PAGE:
Someone with technical skills might tell team members how to approach a problem rather than providing guidance and input. He wants to be able to share his experience to help the team avoid pitfalls, but he also wants everyone to understand that his technical advice is not dictating a choice of action, as making all of these decisions can ruin the dynamic of self-organizing teams. The other extreme of avoiding technical discussions when he can help a team resolve an issue is equally risky, as he no longer is filling his role as a technical contributor.
There are no easy answers to finding and keeping this balance, but there are helpful technical facilitation techniques, such as ensuring that teams consider three options and find three problems with each option before agreeing to proceed with it. Gerald Weinberg provides more guidance on finding this balance in Secrets of Consulting  and Becoming a Technical Leader .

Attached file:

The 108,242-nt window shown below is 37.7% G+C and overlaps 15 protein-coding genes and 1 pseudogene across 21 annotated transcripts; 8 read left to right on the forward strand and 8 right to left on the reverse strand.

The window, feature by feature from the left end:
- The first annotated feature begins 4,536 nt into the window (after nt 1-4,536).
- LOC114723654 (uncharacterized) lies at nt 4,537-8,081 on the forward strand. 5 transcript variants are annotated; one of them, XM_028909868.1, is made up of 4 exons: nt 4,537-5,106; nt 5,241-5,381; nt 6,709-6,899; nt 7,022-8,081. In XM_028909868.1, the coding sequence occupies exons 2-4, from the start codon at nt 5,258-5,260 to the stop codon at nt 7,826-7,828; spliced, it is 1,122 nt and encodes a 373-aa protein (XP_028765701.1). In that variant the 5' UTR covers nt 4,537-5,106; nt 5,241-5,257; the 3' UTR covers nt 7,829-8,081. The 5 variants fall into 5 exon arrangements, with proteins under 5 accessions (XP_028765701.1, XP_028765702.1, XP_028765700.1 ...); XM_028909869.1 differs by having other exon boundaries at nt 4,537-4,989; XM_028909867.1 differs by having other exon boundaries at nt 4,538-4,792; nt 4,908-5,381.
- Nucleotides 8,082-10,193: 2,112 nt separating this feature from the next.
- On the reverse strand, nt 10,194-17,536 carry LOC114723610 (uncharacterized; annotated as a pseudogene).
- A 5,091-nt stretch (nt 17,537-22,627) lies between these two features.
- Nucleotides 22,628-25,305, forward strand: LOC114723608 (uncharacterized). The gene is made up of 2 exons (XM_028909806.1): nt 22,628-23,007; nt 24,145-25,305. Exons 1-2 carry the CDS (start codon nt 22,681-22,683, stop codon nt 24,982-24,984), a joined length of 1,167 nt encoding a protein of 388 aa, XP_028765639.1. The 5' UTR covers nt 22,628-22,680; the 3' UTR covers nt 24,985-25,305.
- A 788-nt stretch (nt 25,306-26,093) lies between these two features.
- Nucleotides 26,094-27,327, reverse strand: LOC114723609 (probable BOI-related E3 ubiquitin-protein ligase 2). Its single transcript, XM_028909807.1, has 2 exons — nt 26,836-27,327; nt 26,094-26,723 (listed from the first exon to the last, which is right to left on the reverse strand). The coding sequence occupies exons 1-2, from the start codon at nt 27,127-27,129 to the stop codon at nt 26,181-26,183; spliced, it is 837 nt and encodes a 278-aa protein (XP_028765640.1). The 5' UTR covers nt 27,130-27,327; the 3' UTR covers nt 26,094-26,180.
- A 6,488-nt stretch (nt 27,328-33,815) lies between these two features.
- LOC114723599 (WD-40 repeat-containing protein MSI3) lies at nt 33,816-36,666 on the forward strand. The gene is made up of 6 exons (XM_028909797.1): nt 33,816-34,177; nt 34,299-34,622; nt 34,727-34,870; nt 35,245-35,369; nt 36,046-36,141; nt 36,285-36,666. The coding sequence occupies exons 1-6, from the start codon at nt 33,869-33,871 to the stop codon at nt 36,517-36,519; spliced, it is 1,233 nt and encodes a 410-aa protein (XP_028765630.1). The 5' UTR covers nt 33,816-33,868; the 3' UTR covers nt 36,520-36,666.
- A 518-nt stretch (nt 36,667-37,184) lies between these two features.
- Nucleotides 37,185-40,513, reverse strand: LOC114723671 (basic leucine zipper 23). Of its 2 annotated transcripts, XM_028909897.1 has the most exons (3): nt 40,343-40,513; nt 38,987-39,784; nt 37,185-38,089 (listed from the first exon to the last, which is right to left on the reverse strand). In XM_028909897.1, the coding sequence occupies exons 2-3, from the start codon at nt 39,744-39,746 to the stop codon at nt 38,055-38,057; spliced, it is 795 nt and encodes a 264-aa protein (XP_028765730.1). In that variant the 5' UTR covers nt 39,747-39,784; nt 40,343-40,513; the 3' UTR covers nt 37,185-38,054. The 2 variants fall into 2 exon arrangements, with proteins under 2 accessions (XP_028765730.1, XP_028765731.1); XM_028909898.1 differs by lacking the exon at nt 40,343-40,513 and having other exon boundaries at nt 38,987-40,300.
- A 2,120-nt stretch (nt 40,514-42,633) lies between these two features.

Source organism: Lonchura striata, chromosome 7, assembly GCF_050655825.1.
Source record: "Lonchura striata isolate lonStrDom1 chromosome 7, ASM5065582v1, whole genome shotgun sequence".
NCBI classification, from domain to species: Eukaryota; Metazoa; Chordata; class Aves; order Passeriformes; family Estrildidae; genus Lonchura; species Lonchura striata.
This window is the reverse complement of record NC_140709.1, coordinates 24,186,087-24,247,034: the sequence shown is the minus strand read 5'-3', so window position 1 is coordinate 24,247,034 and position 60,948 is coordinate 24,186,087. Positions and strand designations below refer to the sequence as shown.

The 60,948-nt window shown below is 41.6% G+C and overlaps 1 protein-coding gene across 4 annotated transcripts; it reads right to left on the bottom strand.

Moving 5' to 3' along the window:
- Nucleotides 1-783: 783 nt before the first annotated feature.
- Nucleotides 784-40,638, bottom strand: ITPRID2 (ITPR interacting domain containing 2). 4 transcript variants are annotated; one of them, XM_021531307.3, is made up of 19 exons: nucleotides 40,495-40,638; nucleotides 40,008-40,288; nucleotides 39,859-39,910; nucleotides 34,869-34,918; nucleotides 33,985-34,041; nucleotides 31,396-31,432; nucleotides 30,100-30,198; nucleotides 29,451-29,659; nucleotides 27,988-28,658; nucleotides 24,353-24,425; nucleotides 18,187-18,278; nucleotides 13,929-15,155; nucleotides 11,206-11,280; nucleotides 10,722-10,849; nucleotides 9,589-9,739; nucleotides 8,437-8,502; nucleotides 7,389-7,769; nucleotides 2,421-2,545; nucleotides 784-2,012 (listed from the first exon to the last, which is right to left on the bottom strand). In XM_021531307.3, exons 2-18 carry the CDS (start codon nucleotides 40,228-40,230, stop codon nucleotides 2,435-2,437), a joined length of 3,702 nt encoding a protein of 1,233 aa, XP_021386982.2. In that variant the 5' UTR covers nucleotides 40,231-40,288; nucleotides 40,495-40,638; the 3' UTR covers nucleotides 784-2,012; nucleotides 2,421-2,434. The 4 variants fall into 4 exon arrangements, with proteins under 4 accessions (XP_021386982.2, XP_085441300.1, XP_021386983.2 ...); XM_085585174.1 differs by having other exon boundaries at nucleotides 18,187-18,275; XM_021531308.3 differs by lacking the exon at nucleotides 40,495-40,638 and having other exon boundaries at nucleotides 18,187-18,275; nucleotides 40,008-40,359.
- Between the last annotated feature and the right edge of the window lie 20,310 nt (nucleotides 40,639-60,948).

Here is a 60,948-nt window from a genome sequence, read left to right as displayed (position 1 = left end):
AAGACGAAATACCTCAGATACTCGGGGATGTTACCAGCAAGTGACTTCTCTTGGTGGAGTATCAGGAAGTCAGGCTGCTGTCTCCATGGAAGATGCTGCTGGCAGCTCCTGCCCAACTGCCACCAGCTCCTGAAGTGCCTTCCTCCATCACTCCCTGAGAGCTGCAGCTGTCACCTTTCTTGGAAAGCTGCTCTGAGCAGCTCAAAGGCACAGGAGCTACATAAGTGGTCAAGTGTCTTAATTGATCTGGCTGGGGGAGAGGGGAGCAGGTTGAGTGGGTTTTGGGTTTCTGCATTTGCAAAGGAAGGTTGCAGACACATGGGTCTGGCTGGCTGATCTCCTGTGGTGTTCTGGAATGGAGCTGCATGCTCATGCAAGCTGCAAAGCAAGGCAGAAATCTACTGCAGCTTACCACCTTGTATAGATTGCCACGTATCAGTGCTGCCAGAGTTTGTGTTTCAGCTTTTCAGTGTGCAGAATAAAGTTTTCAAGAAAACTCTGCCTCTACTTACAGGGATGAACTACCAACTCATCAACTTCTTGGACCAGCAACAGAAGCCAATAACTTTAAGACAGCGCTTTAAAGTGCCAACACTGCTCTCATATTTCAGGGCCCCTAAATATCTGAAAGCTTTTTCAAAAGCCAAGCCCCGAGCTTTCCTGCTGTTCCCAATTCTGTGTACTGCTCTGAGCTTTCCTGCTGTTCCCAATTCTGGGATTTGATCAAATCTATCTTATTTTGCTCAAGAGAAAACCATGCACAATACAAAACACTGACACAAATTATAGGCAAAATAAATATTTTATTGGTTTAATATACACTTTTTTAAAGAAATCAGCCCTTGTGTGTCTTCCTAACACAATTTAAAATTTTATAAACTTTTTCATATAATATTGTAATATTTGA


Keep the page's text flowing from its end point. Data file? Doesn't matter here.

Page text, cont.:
Tips to Balance the Roles
When you are in this dual role, consider the following:
- Whoever manages the ScrumMaster should agree with the balance between the essential project tasks.
- The ScrumMaster should not be in a position of handling many critical-path tasks so that he can work on removing technical or organizational impediments.
- This works better with smaller teams, where the coordination and training effort within the team can be smaller and the effects of leading by example can be greater.
- The manger of the team needs to support this effort and be willing to work on the larger organizational impediments. And, the technical contributor’s manager should be careful to set consistent expectations on the priority of the ScrumMaster activities, so that the technical contributor knows that he will be measured on team output, not individual output.
- The person in this role needs to be aware of facilitation and collaboration techniques to streamline both project and technical meetings. 
- Most importantly, the technical contributor who assumes this role has to want it. It's too easy to fall into the comfort zone of solving the technical problem instead of the organizational one. In some respects, project and organizational problems are the most challenging and interesting systems engineering problems.